First, consider a retrospective look at the 1950s. In this clip from the 2003 film, Mona Lisa Smile, Katherine Ann Watson (played by Julia Roberts) is a socially progressive art history instructor. In the film, the tensions between the traditional ideology of a woman’s role in society as a domestic homemaker and the new idea of an educated, autonomous woman are constantly present in Watson’s classroom. Watson strongly encourages her students to be independent women, seeing their potential to be more than subservient accessories to a man’s household. Her advocacy for an uncompromising lifestyle is met with criticism and resentment from conservative students, who argue that it challenges "the roles you were born to fill." This tension reflects the common misconception of gender as a biological, rather than social, construct, and prompts Watson to use a powerful and emotionally-charged slide show critiquing depictions of women in a variety of 1950s advertisements (read more here).
Second, let's take a look at a 1963 Disney film that shows that being a socially successful woman is simply a matter of walking, talking and smiling in a feminine way, as well as dressing in equally feminine clothes (read our analysis here).
This is where some viewers may say "at least its not like that any more!" So is that true? What is old and new about the way women are depicted in the media today? For example, consider how commercials often depict women in traditional gender roles (read our analysis here; see other traditional gender roles depicted in commercials here and here).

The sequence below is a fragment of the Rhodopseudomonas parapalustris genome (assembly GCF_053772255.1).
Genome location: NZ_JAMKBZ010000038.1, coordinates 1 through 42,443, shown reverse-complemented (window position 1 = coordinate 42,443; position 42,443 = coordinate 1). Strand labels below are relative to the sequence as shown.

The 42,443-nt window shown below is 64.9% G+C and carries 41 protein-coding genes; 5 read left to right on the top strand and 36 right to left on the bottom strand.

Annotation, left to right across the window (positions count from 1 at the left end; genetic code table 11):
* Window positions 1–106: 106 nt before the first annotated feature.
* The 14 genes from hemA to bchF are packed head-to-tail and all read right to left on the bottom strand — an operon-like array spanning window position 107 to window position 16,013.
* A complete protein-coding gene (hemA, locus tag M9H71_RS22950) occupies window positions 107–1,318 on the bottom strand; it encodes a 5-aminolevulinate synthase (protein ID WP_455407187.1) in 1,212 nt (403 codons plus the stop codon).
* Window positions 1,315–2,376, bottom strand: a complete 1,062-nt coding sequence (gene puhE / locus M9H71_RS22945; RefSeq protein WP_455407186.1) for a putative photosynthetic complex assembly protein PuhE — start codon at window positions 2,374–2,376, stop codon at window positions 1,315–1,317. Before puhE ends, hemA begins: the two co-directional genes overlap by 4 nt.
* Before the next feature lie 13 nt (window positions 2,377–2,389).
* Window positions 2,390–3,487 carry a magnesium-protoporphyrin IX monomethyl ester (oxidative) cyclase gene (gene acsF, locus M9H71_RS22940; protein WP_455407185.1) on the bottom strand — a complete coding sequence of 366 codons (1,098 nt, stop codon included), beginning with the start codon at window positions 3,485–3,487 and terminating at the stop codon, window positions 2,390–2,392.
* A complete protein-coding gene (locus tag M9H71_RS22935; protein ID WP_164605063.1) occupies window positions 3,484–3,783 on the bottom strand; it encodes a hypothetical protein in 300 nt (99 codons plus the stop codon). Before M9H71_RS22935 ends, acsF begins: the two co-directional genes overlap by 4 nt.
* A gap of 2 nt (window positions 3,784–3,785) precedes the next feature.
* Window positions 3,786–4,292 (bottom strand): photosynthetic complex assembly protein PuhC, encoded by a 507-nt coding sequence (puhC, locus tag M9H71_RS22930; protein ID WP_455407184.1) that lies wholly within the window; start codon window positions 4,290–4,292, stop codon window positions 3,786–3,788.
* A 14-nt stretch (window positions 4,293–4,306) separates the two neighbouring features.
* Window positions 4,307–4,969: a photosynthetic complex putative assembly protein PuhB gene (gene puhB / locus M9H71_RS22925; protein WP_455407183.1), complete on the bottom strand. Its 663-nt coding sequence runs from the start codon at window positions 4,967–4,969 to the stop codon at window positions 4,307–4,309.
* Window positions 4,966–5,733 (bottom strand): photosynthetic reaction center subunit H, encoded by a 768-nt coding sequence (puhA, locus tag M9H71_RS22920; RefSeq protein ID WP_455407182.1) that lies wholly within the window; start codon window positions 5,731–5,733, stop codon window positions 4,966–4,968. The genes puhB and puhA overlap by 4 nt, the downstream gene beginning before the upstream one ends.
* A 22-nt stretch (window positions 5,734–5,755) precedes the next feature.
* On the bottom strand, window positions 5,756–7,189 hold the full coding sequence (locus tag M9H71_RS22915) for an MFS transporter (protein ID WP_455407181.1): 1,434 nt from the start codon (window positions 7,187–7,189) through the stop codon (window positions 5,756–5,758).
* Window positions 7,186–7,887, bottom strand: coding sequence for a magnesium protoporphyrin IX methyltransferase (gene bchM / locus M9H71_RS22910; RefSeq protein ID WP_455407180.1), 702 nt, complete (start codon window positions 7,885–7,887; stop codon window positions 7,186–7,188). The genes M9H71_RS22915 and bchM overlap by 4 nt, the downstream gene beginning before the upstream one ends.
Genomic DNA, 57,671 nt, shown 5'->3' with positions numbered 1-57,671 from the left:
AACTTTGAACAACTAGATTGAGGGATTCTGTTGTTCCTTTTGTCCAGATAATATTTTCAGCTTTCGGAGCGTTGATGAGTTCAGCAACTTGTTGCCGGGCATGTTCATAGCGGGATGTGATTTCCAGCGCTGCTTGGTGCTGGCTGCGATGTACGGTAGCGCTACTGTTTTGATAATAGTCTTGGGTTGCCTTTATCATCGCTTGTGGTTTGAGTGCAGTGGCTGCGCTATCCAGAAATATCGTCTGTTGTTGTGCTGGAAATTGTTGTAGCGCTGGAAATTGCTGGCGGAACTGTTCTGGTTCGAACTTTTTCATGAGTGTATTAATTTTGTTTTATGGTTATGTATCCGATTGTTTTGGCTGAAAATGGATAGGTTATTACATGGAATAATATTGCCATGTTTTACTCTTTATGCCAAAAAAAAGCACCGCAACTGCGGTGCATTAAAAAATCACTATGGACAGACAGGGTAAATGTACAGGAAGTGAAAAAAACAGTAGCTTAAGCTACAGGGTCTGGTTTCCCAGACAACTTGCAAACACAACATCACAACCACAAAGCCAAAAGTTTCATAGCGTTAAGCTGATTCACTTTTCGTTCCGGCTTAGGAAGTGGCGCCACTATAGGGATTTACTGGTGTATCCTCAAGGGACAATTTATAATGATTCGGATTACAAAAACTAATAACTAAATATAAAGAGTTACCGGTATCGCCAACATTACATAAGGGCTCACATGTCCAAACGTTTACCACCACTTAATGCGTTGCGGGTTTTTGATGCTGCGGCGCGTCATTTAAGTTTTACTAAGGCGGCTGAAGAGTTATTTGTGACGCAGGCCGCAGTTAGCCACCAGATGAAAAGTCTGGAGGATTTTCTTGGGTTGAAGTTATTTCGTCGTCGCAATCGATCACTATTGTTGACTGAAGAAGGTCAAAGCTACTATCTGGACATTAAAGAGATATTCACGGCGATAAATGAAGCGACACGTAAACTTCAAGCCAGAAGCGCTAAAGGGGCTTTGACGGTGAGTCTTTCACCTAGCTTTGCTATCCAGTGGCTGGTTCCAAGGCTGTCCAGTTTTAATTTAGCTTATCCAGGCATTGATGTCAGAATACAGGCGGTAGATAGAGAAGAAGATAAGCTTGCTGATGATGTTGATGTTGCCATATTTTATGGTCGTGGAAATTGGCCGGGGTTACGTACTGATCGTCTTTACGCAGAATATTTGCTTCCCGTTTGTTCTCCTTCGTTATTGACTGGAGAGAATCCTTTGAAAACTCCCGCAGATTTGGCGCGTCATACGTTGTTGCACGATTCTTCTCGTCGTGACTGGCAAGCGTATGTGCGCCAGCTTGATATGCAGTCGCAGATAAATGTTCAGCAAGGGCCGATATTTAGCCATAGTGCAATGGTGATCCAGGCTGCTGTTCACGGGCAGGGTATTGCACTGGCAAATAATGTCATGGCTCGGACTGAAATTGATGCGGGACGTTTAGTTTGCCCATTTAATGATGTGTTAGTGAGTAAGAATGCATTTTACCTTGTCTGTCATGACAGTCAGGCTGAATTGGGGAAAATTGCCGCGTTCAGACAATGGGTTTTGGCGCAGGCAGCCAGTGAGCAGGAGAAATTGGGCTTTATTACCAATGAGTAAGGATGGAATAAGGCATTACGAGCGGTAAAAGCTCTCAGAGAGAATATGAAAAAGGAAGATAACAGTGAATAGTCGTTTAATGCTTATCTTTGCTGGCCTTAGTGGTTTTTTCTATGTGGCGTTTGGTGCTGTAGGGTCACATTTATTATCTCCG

How about TV shows focusing on seemingly liberated women (read our analysis here)? What is new here?
Finally, consider contemporary music videos and how they portray men and women, in relation to desire, sex, and power (read our analysis here):
Like videos from the 1950s and 1960s, contemporary media place men and women into clearly defined gender categories. In the words of Dr. Watson's student in her fictional 1950s class, these media messages encourage women and men to conform to "the roles you were born to fill." But, of course, we are not born that way. Both women and men (see Jackson Katz's video on masculinity) are socialized--through many sources including media--to perform these roles. By watching this group of clips together, students can be encouraged to think about how much has changed? How much remains the same? Where did the changes come from? Why haven't gender representations changed more, and what is the role of power in reproducing gender?